No one (except attorneys) gets excited drafting contracts, but these agreements between parties can prevent catastrophic problems for operators and vendors down the road. The time you spend understanding and negotiating contracts is a foundational investment in managing your business’s risk and can seriously impact your bottom line.
The adventure park industry is well acquainted with the idea of contracts between vendors—builders/designers, as well as engineers and inspectors—and operators. However, the involved parties often lack direct experience with how important those contract terms are until they’re embroiled in an expensive dispute.
It is important to understand the functions a contract serves, the key provisions a contract should include, and the outcomes a contract should ideally dictate—and help avoid.
WHAT A CONTRACT DOES
The primary functions of a contract are to set expectations between the contracting parties regarding how the objective of the contract will be completed, and to allocate and assign the various risks associated with the project. It is fundamental to managing risk to understand both the scope of that risk and how to shift risk to another party where appropriate. Contracts are the key mechanism for allocating risk between parties on a project.
This article assumes that operators and vendors are generally utilizing written contracts. If you are not using written contracts in your business, you are exposing your business to major risk if an unexpected event or problem occurs.
Even in the absence of a written contract, a verbal agreement is theoretically enforceable in most states. However, the details of that oral agreement will always be a matter of dispute due to the fact that memories fade, what was assumed to be understood often isn’t, and with large sums of money at stake, parties to the dispute have reason to take positions they wouldn’t have taken when the relationship between them was good.
By creating a clear roadmap to govern the project, a written contract can avoid most of these problems and can determine how disputes will be resolved if unforeseen problems are encountered.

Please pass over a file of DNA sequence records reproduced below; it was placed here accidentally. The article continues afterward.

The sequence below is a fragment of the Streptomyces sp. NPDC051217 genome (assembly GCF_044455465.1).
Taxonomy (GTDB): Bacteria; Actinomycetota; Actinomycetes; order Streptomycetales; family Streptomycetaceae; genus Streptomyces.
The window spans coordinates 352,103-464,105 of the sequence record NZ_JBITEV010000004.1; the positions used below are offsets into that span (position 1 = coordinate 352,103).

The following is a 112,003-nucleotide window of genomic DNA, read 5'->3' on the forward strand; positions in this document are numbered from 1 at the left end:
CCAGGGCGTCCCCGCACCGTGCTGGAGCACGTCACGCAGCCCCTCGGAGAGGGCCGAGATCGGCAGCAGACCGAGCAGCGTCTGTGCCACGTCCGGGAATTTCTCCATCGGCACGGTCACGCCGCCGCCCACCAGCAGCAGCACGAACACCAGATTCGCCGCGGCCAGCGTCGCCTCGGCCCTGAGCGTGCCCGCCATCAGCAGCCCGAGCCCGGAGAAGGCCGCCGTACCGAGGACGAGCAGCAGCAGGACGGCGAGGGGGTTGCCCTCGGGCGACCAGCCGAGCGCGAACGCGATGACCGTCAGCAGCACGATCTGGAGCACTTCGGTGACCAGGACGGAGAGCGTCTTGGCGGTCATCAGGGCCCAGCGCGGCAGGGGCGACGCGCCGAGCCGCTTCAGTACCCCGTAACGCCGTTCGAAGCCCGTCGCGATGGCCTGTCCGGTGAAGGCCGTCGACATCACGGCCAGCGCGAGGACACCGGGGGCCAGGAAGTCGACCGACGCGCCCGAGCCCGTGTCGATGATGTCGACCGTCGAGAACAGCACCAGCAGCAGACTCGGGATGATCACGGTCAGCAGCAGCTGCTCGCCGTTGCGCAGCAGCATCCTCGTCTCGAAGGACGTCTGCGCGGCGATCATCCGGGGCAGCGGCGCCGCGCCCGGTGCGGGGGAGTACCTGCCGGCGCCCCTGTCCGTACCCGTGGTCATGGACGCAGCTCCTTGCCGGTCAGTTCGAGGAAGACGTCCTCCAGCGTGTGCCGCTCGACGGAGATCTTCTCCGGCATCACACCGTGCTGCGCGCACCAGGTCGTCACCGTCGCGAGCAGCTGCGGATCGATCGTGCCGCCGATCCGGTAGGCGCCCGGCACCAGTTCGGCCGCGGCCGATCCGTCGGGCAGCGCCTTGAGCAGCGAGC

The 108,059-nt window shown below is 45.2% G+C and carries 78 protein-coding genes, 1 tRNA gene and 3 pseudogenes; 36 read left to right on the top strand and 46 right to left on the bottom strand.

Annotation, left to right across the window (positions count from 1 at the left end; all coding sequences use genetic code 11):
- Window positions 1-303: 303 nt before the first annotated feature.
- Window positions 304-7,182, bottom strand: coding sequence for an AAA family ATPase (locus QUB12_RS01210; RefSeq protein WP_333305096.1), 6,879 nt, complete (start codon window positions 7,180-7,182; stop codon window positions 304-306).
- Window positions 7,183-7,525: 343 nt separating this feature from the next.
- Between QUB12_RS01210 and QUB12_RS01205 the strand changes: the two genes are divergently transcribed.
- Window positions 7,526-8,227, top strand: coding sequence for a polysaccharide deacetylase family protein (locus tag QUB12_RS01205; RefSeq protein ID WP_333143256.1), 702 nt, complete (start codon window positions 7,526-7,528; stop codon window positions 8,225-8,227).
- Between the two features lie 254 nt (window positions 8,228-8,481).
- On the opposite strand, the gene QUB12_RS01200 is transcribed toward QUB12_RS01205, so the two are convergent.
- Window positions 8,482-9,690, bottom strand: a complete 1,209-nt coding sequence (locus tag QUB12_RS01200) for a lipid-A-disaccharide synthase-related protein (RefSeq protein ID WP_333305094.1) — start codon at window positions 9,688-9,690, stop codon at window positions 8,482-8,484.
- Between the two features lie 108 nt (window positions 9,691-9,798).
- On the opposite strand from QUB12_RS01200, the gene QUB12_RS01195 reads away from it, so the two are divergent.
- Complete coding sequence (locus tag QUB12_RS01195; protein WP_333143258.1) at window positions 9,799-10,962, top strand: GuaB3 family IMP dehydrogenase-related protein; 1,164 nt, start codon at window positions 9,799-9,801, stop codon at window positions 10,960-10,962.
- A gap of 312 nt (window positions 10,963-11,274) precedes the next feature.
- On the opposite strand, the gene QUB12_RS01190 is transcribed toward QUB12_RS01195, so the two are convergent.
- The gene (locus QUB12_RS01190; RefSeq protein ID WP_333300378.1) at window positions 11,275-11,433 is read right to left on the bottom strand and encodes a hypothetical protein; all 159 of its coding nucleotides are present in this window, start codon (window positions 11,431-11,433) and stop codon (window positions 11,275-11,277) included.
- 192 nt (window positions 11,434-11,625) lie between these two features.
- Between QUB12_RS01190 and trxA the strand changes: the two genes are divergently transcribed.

KEY PROVISIONS TO INCLUDE
For those using written contracts, the question next becomes: What is actually important to include?
The most important provisions in contracts tend to be those that shift or allocate some identifiable risk. For example, in a contract between an operator and a designer/builder, the parties can agree that the risk of a design defect will remain with the builder even after the project is complete. By explicitly allocating that risk and including language in the contract to enforce that assumption of risk by the designer, the operator’s liability due to a design defect can be effectively shifted to the designer.
This is just one example, of course. Risk does not need to be fully allocated to one party or the other. Each allocation of risk is negotiable.
The following are some examples of risks that most attorneys experienced with both contract negotiations and lawsuits related to liability would agree should be covered in a written contract between the parties:
• Time. What is the timeline for project completion, and who bears the monetary risk of delayed completion?
• Cost and payment schedule. Is the project to be completed based on a fixed bid, on a time and materials fee schedule, with or without a contractor’s fee, and is there a guaranteed maximum price?
• Insurance. Which party will carry the insurance necessary to reduce or eliminate the risk of direct loss to either party? For example, ensuring that all workers on site have workers’ comp coverage or are otherwise insured; making sure that builder’s risk and commercial general liability coverage is extensive and with sufficient limits; making sure all subcontractors are appropriately insured; and addressing additionally insured certificates.
• Indemnification. In the event of liability arising from various sources—i.e., a claim by an injured subcontractor; a claim by a neighboring landowner; a future claim by a participant based on defective design or construction; a claim by a bystander injured by a falling beam during construction—who will be responsible to pay to defend that claim, and who will be responsible to pay any judgment? Parties to these types of contracts can assume that an injured plaintiff will name every possible defendant in sight, which frequently results in an expensive and stressful insurance quagmire unless good contract drafting anticipates and allocates the risk of liability. Indemnification clauses can allocate the risk of a claim to the party whose acts or omissions are at the root of the claim.